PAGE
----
William Baird on the Historical Critical Method

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William Baird

Some reviewers have accused me of undue affection for the historical critical method. To that I merely reply, mea culpa. I am well aware, of course, that the use (or abuse) of the critical method has been destructive for some, resulting in depreciation of Scripture and loss of faith. For me the opposite have proved true. It has been the historical critical method that has sustained my faith and deepened my devotion to the New Testament, the book I have spent my life attempting to understand and teach.
History of New Testament Research, vol. 3: 3-4.

In some circles, the historical critical method is demonized and blamed for all sorts of interpretative evils. Sadly, I have witnessed this first hand on a number of occasions. The phrase is thrown around like a curse word, and the last thing you want to be caught doing is playing nice with this method.

I find Baird’s wonderful affirmation the historical critical method to be a breath of fresh air. While it may be true that some people have loss their faith due to this method, it is also true that people have loss their faith using the historical grammatical method and other methods as well. I do not blame the method for these tragic apostasies; rather, there is something else going on—something much deeper—in the heart of one who loses their faith in the Son of God.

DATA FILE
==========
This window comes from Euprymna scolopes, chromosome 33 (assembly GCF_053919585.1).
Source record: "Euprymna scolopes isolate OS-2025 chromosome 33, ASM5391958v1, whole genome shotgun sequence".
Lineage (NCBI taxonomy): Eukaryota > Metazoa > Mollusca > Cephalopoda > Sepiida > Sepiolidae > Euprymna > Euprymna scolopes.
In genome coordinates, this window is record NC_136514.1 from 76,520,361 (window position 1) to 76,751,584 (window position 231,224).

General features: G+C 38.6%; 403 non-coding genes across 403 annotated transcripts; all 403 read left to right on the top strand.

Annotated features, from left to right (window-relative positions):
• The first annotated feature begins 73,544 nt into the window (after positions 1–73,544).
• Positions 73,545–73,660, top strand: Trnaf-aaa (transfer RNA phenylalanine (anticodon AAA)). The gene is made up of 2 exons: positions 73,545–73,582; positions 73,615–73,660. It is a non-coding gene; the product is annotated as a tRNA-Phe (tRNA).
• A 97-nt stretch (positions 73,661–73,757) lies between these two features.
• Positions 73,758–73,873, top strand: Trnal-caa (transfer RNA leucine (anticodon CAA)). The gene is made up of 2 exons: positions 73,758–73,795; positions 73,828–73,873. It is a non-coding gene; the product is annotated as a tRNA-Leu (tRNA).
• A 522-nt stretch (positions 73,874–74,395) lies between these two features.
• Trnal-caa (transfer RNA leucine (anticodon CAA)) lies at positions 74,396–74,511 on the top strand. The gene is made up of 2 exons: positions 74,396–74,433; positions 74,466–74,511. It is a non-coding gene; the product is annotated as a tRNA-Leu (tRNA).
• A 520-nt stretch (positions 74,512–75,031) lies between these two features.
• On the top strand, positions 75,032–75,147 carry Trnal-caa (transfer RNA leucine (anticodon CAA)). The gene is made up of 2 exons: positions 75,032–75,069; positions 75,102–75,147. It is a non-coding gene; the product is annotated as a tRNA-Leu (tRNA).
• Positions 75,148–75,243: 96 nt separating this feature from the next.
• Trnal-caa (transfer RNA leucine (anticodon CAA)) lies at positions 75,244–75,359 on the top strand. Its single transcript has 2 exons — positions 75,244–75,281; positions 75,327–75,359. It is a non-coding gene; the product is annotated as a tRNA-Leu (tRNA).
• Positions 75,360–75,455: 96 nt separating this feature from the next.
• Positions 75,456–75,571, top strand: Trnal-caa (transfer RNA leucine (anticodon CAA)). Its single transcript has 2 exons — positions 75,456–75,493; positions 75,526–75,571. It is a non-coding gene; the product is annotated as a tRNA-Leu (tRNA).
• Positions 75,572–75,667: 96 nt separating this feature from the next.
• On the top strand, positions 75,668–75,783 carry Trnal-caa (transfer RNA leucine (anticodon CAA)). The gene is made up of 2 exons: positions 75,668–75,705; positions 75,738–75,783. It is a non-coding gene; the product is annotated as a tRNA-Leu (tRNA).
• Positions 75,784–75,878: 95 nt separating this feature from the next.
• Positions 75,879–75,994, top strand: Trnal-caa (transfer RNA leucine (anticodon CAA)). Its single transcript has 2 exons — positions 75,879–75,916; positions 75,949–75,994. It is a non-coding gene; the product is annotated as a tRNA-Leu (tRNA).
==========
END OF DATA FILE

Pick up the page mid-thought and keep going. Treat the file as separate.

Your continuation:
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#QOTD: N. T. Wright (@NTWrightSays)

516MVJ+cA7L._SY344_BO1,204,203,200_I said that I had been working on this book most of my life. There was a hiatus: I did not think much about Paul between the ages of five and fifteen. But he was my point of entry. I have written elsewhere about my first experience of the Bible.19 It was 2 June 1953: my mother’s birthday, and the Coronation Day of Queen Elizabeth II. My parents gave my sister and me each a Coronation Bible (King James, of course). Mine was, like me at the time, small and chunky. My sister and I retreated to our bedroom, sat on the floor, and leafed through this extraordinary object. I had after all only just learned to read, and was not quite ready for Romans. But we came upon the letter to Philemon: a single page, with something like a real story. We read it together. That is where I began. And that is one of the reasons, though not the only one, for beginning this book where I do. The Queen is still on the throne; my mother is celebrating another significant birthday; and Philemon is still a good place to start.
From the Preface of N.T. Wright’s Paul and the Faithfulness of God.

From #ZonderBird Himself

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I feel some frustration with scholars who write about the origins of christology and entirely ignore the work of Martin Hengel, Larry Hurtado, and Richard Bauckham. If you’re theory of christological origins does not make those three part of your major dialogue partner, I suspect that you’re either feigning ignorance, or else you have something to hide.
Mike Bird, Euangelion.

Morna Hooker on Paul and Covenantal Nomism